Recognizing the warning signs of drug use/abuse in youth isn’t easy. Recognizing those warning signs in our own children is even harder in part because as parents, we don’t let ourselves believe that our children could be struggling. Substance abuse is a serious issue nationwide.
According to reports from the National Council on Alcohol and Drug Dependency the overall costs of substance abuse in the United States, including productivity and health- and crime-related costs, is estimated to exceed $600 billion annually. This includes approximately $193 billion for illicit drugs, $193 billion for tobacco, and $235 billion for alcohol. The numbers are shocking. Include the nearly immeasurable extended community costs such as unemployment, school dropout rates, domestic violence and child abuse, and the size of the problem is unimaginable.
While there are numerous reasons a child may try drugs and alcohol, it’s important to know that one of those reasons could be an underlying struggle with mental health. It is not unusual for adults and adolescents alike to self-medicate with drugs and/or alcohol to numb or ignore their feelings.
If your child were struggling with addiction, you would want to get them immediate help. But would you know if your child was struggling? Could you recognize the signs? Below are three major types of changes that could indicate that your child may be using or abusing drugs or alcohol.
Be Aware of These Three Types of Warning Signs
According to an article published in Innovations in Clinical Neuroscience, “one of the earliest warning signs that predicts teenage drug use is a change in behavior and mannerism.” Other behavioral changes could include:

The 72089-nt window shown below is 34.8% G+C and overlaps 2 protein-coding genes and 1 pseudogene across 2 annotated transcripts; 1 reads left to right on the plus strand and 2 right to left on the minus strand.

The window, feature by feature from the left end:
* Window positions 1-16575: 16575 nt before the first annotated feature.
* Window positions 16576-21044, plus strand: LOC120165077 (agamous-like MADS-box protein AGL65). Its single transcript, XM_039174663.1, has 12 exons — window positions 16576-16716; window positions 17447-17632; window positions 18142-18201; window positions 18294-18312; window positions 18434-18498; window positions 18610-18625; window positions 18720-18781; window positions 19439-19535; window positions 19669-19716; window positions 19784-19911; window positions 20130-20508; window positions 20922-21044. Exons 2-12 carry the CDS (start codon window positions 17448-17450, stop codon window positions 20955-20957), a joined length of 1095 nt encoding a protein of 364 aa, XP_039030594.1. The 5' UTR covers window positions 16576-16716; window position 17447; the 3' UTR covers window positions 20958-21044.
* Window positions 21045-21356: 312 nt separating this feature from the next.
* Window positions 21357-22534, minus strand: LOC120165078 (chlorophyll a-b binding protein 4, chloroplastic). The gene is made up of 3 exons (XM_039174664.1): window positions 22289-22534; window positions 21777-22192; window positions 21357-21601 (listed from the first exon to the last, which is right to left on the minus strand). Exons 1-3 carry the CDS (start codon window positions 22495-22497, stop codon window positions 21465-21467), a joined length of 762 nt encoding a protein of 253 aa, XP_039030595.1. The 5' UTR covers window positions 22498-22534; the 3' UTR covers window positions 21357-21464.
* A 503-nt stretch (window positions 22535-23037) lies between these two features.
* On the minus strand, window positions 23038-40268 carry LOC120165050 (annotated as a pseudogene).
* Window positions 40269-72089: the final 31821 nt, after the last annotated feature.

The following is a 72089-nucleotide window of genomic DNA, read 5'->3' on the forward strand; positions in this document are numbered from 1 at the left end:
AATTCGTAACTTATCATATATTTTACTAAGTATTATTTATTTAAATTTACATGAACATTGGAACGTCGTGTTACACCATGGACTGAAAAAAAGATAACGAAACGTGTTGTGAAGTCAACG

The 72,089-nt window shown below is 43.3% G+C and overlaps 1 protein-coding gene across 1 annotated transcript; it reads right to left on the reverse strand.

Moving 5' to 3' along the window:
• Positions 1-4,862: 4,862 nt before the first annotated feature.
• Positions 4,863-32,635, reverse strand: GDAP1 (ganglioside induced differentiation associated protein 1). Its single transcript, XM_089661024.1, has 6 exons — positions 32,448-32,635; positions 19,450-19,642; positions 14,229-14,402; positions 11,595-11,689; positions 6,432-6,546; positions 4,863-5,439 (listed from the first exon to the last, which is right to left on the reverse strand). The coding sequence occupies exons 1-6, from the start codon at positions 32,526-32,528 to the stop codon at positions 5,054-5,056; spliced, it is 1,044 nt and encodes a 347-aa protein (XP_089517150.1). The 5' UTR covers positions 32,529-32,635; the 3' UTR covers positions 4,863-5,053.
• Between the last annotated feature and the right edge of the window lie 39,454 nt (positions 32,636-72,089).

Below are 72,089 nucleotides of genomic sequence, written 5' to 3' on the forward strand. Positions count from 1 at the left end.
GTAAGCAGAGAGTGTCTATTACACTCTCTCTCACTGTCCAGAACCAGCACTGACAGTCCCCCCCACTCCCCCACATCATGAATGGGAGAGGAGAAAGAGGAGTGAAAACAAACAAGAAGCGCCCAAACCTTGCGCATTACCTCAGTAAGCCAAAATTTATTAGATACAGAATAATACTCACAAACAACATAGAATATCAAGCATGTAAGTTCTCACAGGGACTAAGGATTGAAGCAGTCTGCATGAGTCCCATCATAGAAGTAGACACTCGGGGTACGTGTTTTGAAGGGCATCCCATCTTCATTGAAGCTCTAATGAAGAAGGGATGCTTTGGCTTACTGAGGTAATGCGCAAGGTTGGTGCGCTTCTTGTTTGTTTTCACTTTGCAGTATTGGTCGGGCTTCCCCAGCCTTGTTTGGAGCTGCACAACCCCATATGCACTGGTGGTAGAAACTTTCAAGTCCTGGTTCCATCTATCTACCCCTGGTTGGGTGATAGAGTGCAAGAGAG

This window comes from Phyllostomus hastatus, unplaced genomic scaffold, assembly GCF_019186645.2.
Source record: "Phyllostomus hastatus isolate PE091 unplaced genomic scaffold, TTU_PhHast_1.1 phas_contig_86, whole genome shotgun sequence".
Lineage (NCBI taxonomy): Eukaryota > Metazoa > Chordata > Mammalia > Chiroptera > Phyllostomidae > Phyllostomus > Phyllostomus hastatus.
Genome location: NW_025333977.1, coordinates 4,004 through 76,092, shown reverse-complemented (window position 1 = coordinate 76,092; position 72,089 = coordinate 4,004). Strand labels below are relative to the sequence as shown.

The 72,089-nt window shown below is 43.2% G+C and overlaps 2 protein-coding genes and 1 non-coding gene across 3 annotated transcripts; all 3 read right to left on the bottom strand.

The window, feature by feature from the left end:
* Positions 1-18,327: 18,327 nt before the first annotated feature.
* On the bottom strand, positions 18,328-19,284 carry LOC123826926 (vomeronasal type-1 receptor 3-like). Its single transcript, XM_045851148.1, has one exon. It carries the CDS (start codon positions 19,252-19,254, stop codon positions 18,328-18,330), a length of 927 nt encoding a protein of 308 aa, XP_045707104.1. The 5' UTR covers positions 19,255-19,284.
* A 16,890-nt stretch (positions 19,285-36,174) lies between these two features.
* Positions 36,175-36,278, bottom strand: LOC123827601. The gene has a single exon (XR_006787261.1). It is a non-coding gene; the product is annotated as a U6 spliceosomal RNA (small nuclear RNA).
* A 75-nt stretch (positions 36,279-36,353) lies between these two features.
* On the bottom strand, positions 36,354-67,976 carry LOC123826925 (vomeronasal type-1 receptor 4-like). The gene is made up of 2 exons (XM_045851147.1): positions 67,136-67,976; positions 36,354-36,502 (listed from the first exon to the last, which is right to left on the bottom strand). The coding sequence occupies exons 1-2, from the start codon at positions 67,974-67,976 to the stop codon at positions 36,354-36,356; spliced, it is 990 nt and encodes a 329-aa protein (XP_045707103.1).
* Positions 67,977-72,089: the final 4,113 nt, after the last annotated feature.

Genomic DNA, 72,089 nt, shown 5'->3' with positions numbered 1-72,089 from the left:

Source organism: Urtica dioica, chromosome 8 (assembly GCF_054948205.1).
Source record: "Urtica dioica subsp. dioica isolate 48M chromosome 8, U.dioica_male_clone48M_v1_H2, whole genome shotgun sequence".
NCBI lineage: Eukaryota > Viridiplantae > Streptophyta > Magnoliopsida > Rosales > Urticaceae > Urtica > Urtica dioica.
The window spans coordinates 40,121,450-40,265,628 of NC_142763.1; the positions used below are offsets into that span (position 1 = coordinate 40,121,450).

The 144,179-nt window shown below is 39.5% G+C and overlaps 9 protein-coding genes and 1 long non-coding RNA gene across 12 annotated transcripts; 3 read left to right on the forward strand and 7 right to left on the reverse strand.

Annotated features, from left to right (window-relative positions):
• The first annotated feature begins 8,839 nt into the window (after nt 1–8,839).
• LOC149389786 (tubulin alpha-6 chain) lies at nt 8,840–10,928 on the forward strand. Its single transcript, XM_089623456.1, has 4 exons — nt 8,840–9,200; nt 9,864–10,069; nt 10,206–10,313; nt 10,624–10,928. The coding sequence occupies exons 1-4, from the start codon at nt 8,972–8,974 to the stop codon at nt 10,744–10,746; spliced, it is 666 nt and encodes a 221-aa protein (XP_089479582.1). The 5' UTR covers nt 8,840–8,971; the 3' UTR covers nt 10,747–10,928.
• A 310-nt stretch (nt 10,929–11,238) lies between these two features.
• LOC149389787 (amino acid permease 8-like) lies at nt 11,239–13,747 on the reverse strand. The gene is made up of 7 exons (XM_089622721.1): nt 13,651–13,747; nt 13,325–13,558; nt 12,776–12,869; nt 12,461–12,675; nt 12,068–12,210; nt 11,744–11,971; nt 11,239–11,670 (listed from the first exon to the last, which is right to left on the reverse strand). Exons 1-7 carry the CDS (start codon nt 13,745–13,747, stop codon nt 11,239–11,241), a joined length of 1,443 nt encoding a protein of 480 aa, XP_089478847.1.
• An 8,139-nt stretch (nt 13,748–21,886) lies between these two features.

- Skipping class, declining grades, getting in trouble at school
- Missing money or valuables from the home, missing prescription drugs
- Clashes with family values and beliefs
- Preoccupation with alcohol and drug-related lifestyle in music, clothing and posters
- Demanding more privacy, locking doors and avoiding eye contact
- Sudden change in relationships, friends, favorite hangouts, and hobbies
- Using incense, perfume, or air freshener frequently (to hide the smell of smoke or drugs)
- Using eye drops to mask bloodshot eyes and dilated pupils
Some teenagers who abuse drugs may become more irrational or dramatic in their actions. You may notice your child becoming more irritable, verbally abusive, or even violent with you or other children in the household. Additionally, your child may begin to threaten to drop out of school, run away from home, or destroy property. In addition, depression, mood instability, and apathy are also warning signs of potential drug abuse and shouldn’t be taken lightly. Other mood changes to be aware of include:
- Unexplained, confusing change in personality and/or attitude
- Sudden mood changes, irritability, angry outbursts or laughing at nothing
- Periods of unusual hyperactivity or agitation
- Lack of motivation and/or an inability to focus
- Appears fearful, withdrawn, anxious, or paranoid, with no apparent reason
Drug use takes a physical toll on the body, and that the visible signs of that toll are plentiful and varied. Some physical changes that could indicate drug or alcohol use or abuse include:
- Bloodshot eyes
- Widely dilated pupils
- Sudden weight loss (or weight gain)
- Poor hygiene
- Frequent nosebleeds
- Shakes or tremors
- Red, flushed cheeks
- Bruises or other unexplained injuries
- Drowsiness or fatigue
- Changes in appetite or sleep patterns
- Unusual smells on breath, body, or clothing
- Incoherent or slurred speech
These warning signs do not always indicate drug use. However, if you see any of these warning signs in your child, don’t sweep it under the rug and hope it goes away. The best thing you can do for your child is to seek help from a trained professional. You can start by taking your child to your family physician to screen for signs of drug use and other related health conditions. You can also contact an addiction specialist directly. The American Society of Addiction Medicine has a Find a Physician feature on its home page. You and the physician can decide if your child should be referred to treatment.
You and the physician can decide if your child should be referred to treatment.
It takes a lot of courage to seek help for a child with a possible drug problem. However, your courage will pay off because treatment works, and children can recover from addiction. You want to be sure your child is healthy before venturing into the world with more independence and where drugs are more easily available.
For hope and healing,